Since many people buy matcha online these days, tasting and smelling matcha may not be an option, so you will have to look at what information is provided.  Vendors that share a lot of details tend to be the most trustworthy and know their product well.  When buying matcha online, you should look for the origin, cultivar or varietal, or processing methods.  The origin of matcha should be Japan, although it is also made in Vietnam, China, Korea, and even India.  The two regions in Japan that produce the highest quality matcha are Uji and Yame.  There are other regions close to these areas and can be considered good quality but not the best.  

      Knowing the cultivar used in matcha is also essential since certain types of tea trees are known to produce a higher amount of amino acids and are the best for making matcha.  It is the same as champagne, where the best champagne is made from chardonnay or pinot noir grapes.  High-quality matcha is made of Saemidori, Samidori, Asahi, Gokoh, or Uji Hikari cultivars. Each cultivar presents its own set of difficulties with farming and production, and that makes them more expensive then sencha cultivars.  Some of these challenges are frost, weakness to molding or disease, small and brittle leaves, and low harvest yields. You will quickly find that most of the Japanese brands do not disclose their secret blend of cultivars and expect you to pay high prices based on their reputation alone.  I will say that just because they are a Japanese company does not automatically make their matcha premium quality.

      In recent years with the help of the internet and social media, farmers have been able to sell their product directly to consumers resulting in unblended, single farm matcha of very high quality.  Blending of matcha cultivars is common practice and serves two purposes.  By skillfully blending different varieties, you can create incredibly complex tasting matcha that has the best characteristics of each type of tea tree.  The other reason is not so positive, and it is to dilute high-quality cultivars with lower quality to control the cost and increase the quantity available.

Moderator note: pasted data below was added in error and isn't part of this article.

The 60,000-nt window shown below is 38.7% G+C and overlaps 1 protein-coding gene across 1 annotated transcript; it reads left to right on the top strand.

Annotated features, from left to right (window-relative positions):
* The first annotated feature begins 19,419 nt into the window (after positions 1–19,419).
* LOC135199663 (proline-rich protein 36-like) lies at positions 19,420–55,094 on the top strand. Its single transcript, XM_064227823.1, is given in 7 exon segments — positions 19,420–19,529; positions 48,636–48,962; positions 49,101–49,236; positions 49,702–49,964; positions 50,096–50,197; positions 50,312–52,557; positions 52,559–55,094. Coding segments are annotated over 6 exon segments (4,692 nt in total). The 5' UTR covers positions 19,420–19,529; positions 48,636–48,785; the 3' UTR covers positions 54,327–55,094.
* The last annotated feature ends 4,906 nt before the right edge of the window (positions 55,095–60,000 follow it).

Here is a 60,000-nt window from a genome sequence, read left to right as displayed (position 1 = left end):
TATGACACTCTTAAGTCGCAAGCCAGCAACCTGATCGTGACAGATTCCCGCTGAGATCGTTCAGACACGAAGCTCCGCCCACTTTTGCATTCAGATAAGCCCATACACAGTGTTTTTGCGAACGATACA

The highest quality matcha should only be made using the first spring leaves, shaded for 3-4 weeks, under a canopy made of straw, picked by hand, and matured for about six months before stone grinding.  The first leaves contain the most vitamins and amino acids that the plant has been storing since the winter. Shading the plant from the sun boosts the amount of chlorophyll and results in greener and sweeter tea.  By using a straw canopy instead of synthetic nylon, you can naturally control the amount of humidity.  Japan is a very humid place, and it rains quite a lot in the spring, so being able to control moisture levels is very important so that mold or bacteria doesn't develop and destroy the plants.  Synthetic materials can't absorb moisture, and often chemicals have to be used to prevent mold.  

      Tea leaves that are picked by experienced workers are uniform in size and shape and result in a balanced taste.  The leaves are delicately plucked and help to prevent any bitterness.  The leaves are then steamed, shaped, and dried into Tencha, which is stored for three to six months to let the taste become deeper and balanced.  With modern technology and refrigeration, tencha can be stored without oxygen in a sub-zero freezers for up to two years!  Once there is a demand, tencha is taken out of storage and freshly ground using mechanized stone mortars that slowly grind it to a micro-fine powder.  Tea is ground into powder using several different methods, but grinding too fast generates heat and destroys some of the taste and aroma.  That is why stone ground matcha is considered higher quality.